>>Can you turn off all the gee whiz crap and fly it without interference from the autopilot?<<
Now I'm only talking about the A300/310 models of Airbus. I know nothing about the newer generation of Buses and their automation.
The answer to your question is "yes", you can turn all the "crap" off.
You simply revert to hand flying and manually moving the throttles...just like any other airplane.
I think one of the problems with the autopilot(s) on the A300/310 is the required force (push/pull) on the yoke by the pilot is greater than on the Boeings. The pilot can end up fighting for control over the autopilot if he doesn't use the disconnect button on the yoke, as some of the Airbus accidents have proven. Pushing and pulling on the yoke IS NOT the correct way to normally disconnect the autopilot(s). It's only a safety feature. Autopilots are normally diconnected by a push button on the yoke and if pilots of the accident aircrafts had used that button first it probably would have solved alot of their problems.
Getting back to the push/pull force required on the yoke by the pilot to disconnect the autopilot. Remember Eastern 401 (L1011) that crashed in the Florida everglades? The Captain bumped the yoke as he got up out of his seat to investigate a problem. The autopilot disconnected too easily along with the fact there wasn't any autopilot disconnect warnings that airliners have today. EA 401 simply flew straight and level into the glades because no one noticed the autopilot wasn't on. That accident change the way autopilots are designed and the warnings associated with them. They now require more force on the yoke to disconnect so a simple "pump" on the yoke doesn't create problems and there's also a warning anytime the autopilot is disconnected for any reason.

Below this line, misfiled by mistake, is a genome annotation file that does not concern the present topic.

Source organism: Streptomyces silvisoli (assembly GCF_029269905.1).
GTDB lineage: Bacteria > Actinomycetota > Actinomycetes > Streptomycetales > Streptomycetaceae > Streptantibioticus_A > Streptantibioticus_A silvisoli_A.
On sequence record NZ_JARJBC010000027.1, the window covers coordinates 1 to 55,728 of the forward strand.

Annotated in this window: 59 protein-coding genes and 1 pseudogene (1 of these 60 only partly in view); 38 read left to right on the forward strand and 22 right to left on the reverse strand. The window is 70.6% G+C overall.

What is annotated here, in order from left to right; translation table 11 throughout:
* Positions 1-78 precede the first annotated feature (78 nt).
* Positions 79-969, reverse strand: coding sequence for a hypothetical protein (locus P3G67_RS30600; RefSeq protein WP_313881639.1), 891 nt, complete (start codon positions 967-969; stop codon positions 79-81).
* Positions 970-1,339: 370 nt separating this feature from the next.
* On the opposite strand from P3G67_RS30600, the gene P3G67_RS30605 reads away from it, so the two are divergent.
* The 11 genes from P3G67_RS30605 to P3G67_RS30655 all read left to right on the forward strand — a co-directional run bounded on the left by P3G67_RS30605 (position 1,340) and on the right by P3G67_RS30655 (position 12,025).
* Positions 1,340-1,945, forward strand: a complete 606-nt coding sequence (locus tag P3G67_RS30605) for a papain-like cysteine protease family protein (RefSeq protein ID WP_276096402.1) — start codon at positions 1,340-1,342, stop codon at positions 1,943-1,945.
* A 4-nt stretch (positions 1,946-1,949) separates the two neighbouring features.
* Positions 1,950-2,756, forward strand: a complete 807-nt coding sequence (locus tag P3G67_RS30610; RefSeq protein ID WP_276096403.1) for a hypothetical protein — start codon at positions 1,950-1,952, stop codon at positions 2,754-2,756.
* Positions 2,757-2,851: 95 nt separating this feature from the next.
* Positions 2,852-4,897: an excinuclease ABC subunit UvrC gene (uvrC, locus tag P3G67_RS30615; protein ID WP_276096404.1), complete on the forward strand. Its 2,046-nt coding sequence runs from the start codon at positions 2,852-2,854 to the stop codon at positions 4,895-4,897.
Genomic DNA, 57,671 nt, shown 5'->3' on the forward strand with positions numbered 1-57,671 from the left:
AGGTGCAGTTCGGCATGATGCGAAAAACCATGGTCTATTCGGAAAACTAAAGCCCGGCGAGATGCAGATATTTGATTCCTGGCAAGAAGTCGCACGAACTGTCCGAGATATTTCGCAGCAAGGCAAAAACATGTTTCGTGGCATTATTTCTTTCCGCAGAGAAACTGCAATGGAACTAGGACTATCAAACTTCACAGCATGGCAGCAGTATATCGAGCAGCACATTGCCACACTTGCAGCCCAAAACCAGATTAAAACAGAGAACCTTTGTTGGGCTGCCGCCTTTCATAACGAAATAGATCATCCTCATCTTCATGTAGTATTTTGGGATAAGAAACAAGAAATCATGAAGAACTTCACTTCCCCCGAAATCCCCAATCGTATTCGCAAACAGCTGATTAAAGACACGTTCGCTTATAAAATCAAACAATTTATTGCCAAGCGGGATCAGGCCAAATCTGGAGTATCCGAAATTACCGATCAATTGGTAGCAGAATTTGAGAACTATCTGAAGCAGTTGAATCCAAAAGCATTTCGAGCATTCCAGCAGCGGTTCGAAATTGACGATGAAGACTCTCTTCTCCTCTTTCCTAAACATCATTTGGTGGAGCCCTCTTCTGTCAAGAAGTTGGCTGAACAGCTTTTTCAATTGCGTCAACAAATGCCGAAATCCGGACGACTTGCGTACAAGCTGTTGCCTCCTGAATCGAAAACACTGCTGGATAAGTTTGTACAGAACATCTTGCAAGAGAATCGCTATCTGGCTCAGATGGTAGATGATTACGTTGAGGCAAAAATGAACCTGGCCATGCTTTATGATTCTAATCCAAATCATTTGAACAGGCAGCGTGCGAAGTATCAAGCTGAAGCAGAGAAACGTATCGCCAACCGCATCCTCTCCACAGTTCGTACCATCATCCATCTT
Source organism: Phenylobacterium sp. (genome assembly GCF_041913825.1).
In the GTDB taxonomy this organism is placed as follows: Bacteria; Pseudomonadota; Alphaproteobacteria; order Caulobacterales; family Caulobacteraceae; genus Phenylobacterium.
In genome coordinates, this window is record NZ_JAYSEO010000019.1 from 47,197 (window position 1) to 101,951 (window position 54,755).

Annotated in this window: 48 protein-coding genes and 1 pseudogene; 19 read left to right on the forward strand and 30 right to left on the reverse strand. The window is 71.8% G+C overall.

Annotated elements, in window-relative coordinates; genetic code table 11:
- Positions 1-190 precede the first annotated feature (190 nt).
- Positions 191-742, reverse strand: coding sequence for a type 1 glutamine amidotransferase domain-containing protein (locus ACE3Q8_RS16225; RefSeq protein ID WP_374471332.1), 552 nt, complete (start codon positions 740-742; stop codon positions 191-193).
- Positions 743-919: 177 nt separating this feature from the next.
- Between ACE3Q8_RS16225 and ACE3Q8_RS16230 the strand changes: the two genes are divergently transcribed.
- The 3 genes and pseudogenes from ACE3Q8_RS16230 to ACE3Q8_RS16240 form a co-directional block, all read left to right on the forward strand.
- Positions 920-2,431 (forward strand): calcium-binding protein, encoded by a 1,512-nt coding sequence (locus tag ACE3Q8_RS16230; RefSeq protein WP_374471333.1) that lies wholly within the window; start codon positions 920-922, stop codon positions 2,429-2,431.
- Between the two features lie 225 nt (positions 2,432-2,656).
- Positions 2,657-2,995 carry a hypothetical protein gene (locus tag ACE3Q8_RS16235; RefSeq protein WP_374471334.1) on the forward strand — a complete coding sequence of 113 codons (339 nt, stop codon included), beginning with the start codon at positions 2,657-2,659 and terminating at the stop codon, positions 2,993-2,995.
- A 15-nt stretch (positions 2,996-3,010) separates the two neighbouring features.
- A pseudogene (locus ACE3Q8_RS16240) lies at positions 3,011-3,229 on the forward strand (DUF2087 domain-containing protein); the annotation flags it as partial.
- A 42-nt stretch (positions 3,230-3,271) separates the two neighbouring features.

>>This question is specifically for Heavyjet since you've instructed in both brands of aircraft.<<
I've only instructed on the B75/76. I just got typed on the A300 last week at FlightSafety and will begin instructing in about a month. Our first A300 arrives in a couple of weeks. The instructors down at FltSafety talked about the problems teaching some of the asian carrier pilots. For one, there's a big language problem. Keep in mind all warnings and checklists are displayed on a ECAM screen in english. While the crewmembers are required to speak english (at least on the radio) many struggle. You can see where confusion might arise during a non-normal situation if everything's in English and that's not your 1st language. During stressful situations you'll probably revert back to speaking your native tongue while trying to read messages on the ECAM and checlist that are in English, some items requiring immediate action. Combine that with culture atmosphere in many of the asian countries of a very authoritarian Capt and a new young inexperienced F/O flying an automated airplane. Not exactly the best CRM environment. Mistakes are made under stress and if you don't understand the automation it's very easy to get behind the power curve...both you and the airplane's.